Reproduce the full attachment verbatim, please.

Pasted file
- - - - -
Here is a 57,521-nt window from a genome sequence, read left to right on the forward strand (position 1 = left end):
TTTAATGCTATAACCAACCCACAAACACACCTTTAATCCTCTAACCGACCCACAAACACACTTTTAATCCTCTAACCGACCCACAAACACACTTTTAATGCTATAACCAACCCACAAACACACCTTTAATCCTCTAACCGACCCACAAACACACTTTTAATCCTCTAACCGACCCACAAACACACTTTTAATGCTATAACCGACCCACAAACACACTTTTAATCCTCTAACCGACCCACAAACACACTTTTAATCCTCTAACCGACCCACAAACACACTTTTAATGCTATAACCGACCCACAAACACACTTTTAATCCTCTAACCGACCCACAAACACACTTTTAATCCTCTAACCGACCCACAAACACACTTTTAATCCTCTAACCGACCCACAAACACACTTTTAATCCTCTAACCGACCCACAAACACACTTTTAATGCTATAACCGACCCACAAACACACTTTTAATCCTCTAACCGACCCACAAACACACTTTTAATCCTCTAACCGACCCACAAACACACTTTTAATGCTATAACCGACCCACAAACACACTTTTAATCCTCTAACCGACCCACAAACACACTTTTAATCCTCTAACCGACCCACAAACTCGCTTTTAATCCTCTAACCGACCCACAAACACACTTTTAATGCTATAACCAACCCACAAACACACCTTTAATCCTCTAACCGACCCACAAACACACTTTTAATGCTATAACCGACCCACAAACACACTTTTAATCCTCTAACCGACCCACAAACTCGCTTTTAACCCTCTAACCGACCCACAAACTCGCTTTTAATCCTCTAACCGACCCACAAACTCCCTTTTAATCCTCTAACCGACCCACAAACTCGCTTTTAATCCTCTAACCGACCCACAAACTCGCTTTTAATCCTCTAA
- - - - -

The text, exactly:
Here is a 57,521-nt window from a genome sequence, read left to right on the forward strand (position 1 = left end):
TTTAATGCTATAACCAACCCACAAACACACCTTTAATCCTCTAACCGACCCACAAACACACTTTTAATCCTCTAACCGACCCACAAACACACTTTTAATGCTATAACCAACCCACAAACACACCTTTAATCCTCTAACCGACCCACAAACACACTTTTAATCCTCTAACCGACCCACAAACACACTTTTAATGCTATAACCGACCCACAAACACACTTTTAATCCTCTAACCGACCCACAAACACACTTTTAATCCTCTAACCGACCCACAAACACACTTTTAATGCTATAACCGACCCACAAACACACTTTTAATCCTCTAACCGACCCACAAACACACTTTTAATCCTCTAACCGACCCACAAACACACTTTTAATCCTCTAACCGACCCACAAACACACTTTTAATCCTCTAACCGACCCACAAACACACTTTTAATGCTATAACCGACCCACAAACACACTTTTAATCCTCTAACCGACCCACAAACACACTTTTAATCCTCTAACCGACCCACAAACACACTTTTAATGCTATAACCGACCCACAAACACACTTTTAATCCTCTAACCGACCCACAAACACACTTTTAATCCTCTAACCGACCCACAAACTCGCTTTTAATCCTCTAACCGACCCACAAACACACTTTTAATGCTATAACCAACCCACAAACACACCTTTAATCCTCTAACCGACCCACAAACACACTTTTAATGCTATAACCGACCCACAAACACACTTTTAATCCTCTAACCGACCCACAAACTCGCTTTTAACCCTCTAACCGACCCACAAACTCGCTTTTAATCCTCTAACCGACCCACAAACTCCCTTTTAATCCTCTAACCGACCCACAAACTCGCTTTTAATCCTCTAACCGACCCACAAACTCGCTTTTAATCCTCTAA